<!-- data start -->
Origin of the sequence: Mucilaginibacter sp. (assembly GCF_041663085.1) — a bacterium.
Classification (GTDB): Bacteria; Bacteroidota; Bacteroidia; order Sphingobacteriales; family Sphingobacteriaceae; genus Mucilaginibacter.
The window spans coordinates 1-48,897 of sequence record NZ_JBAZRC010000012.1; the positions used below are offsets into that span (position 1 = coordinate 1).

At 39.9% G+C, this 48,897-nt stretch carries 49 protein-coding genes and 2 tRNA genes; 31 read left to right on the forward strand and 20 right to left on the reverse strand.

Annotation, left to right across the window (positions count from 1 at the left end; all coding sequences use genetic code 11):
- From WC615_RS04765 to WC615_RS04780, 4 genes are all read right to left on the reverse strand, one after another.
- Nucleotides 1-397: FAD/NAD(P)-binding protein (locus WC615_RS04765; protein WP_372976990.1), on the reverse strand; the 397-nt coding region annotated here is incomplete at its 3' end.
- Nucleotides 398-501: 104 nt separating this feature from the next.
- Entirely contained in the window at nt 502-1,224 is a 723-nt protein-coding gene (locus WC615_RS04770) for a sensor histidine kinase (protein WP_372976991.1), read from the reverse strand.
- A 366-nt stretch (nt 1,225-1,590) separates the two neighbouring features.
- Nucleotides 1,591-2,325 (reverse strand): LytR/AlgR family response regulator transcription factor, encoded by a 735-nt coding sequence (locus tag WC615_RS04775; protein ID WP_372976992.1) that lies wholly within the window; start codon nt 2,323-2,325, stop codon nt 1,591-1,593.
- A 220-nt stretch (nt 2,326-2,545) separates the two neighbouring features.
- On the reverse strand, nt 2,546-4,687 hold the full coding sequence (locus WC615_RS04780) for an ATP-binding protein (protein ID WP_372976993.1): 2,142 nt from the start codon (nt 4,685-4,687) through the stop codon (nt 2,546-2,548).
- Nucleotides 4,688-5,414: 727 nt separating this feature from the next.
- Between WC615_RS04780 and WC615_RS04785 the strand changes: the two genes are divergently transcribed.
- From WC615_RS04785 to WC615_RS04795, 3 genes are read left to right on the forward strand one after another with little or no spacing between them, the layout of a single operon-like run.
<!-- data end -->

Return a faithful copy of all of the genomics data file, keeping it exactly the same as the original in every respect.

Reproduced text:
Origin of the sequence: Mucilaginibacter sp. (assembly GCF_041663085.1) — a bacterium.
Classification (GTDB): Bacteria; Bacteroidota; Bacteroidia; order Sphingobacteriales; family Sphingobacteriaceae; genus Mucilaginibacter.
The window spans coordinates 1-48,897 of sequence record NZ_JBAZRC010000012.1; the positions used below are offsets into that span (position 1 = coordinate 1).

At 39.9% G+C, this 48,897-nt stretch carries 49 protein-coding genes and 2 tRNA genes; 31 read left to right on the forward strand and 20 right to left on the reverse strand.

Annotation, left to right across the window (positions count from 1 at the left end; all coding sequences use genetic code 11):
- From WC615_RS04765 to WC615_RS04780, 4 genes are all read right to left on the reverse strand, one after another.
- Nucleotides 1-397: FAD/NAD(P)-binding protein (locus WC615_RS04765; protein WP_372976990.1), on the reverse strand; the 397-nt coding region annotated here is incomplete at its 3' end.
- Nucleotides 398-501: 104 nt separating this feature from the next.
- Entirely contained in the window at nt 502-1,224 is a 723-nt protein-coding gene (locus WC615_RS04770) for a sensor histidine kinase (protein WP_372976991.1), read from the reverse strand.
- A 366-nt stretch (nt 1,225-1,590) separates the two neighbouring features.
- Nucleotides 1,591-2,325 (reverse strand): LytR/AlgR family response regulator transcription factor, encoded by a 735-nt coding sequence (locus tag WC615_RS04775; protein ID WP_372976992.1) that lies wholly within the window; start codon nt 2,323-2,325, stop codon nt 1,591-1,593.
- A 220-nt stretch (nt 2,326-2,545) separates the two neighbouring features.
- On the reverse strand, nt 2,546-4,687 hold the full coding sequence (locus WC615_RS04780) for an ATP-binding protein (protein ID WP_372976993.1): 2,142 nt from the start codon (nt 4,685-4,687) through the stop codon (nt 2,546-2,548).
- Nucleotides 4,688-5,414: 727 nt separating this feature from the next.
- Between WC615_RS04780 and WC615_RS04785 the strand changes: the two genes are divergently transcribed.
- From WC615_RS04785 to WC615_RS04795, 3 genes are read left to right on the forward strand one after another with little or no spacing between them, the layout of a single operon-like run.